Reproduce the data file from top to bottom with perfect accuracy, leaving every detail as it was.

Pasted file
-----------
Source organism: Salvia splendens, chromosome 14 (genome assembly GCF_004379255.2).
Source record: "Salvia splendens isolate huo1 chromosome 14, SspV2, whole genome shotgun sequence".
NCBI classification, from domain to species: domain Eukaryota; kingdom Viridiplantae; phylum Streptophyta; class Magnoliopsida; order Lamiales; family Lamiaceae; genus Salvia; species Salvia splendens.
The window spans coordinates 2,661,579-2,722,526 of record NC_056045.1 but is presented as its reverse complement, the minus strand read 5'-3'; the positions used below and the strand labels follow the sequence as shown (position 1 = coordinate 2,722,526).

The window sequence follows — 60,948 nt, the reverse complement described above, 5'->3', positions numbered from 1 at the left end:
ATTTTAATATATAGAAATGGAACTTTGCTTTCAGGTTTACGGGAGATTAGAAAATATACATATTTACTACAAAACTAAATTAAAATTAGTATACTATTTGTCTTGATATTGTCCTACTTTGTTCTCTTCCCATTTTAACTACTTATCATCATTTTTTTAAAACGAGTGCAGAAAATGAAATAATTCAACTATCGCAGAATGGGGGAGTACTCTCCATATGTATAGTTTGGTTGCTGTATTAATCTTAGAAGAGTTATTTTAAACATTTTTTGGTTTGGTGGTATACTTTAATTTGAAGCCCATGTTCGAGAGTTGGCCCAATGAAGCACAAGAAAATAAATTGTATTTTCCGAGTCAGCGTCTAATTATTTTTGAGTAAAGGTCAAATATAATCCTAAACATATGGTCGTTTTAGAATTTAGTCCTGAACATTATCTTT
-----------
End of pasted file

Source organism: Salvia splendens, chromosome 14 (genome assembly GCF_004379255.2).
Source record: "Salvia splendens isolate huo1 chromosome 14, SspV2, whole genome shotgun sequence".
NCBI classification, from domain to species: domain Eukaryota; kingdom Viridiplantae; phylum Streptophyta; class Magnoliopsida; order Lamiales; family Lamiaceae; genus Salvia; species Salvia splendens.
The window spans coordinates 2,661,579-2,722,526 of record NC_056045.1 but is presented as its reverse complement, the minus strand read 5'-3'; the positions used below and the strand labels follow the sequence as shown (position 1 = coordinate 2,722,526).

The window sequence follows — 60,948 nt, the reverse complement described above, 5'->3', positions numbered from 1 at the left end:
ATTTTAATATATAGAAATGGAACTTTGCTTTCAGGTTTACGGGAGATTAGAAAATATACATATTTACTACAAAACTAAATTAAAATTAGTATACTATTTGTCTTGATATTGTCCTACTTTGTTCTCTTCCCATTTTAACTACTTATCATCATTTTTTTAAAACGAGTGCAGAAAATGAAATAATTCAACTATCGCAGAATGGGGGAGTACTCTCCATATGTATAGTTTGGTTGCTGTATTAATCTTAGAAGAGTTATTTTAAACATTTTTTGGTTTGGTGGTATACTTTAATTTGAAGCCCATGTTCGAGAGTTGGCCCAATGAAGCACAAGAAAATAAATTGTATTTTCCGAGTCAGCGTCTAATTATTTTTGAGTAAAGGTCAAATATAATCCTAAACATATGGTCGTTTTAGAATTTAGTCCTGAACATTATCTTT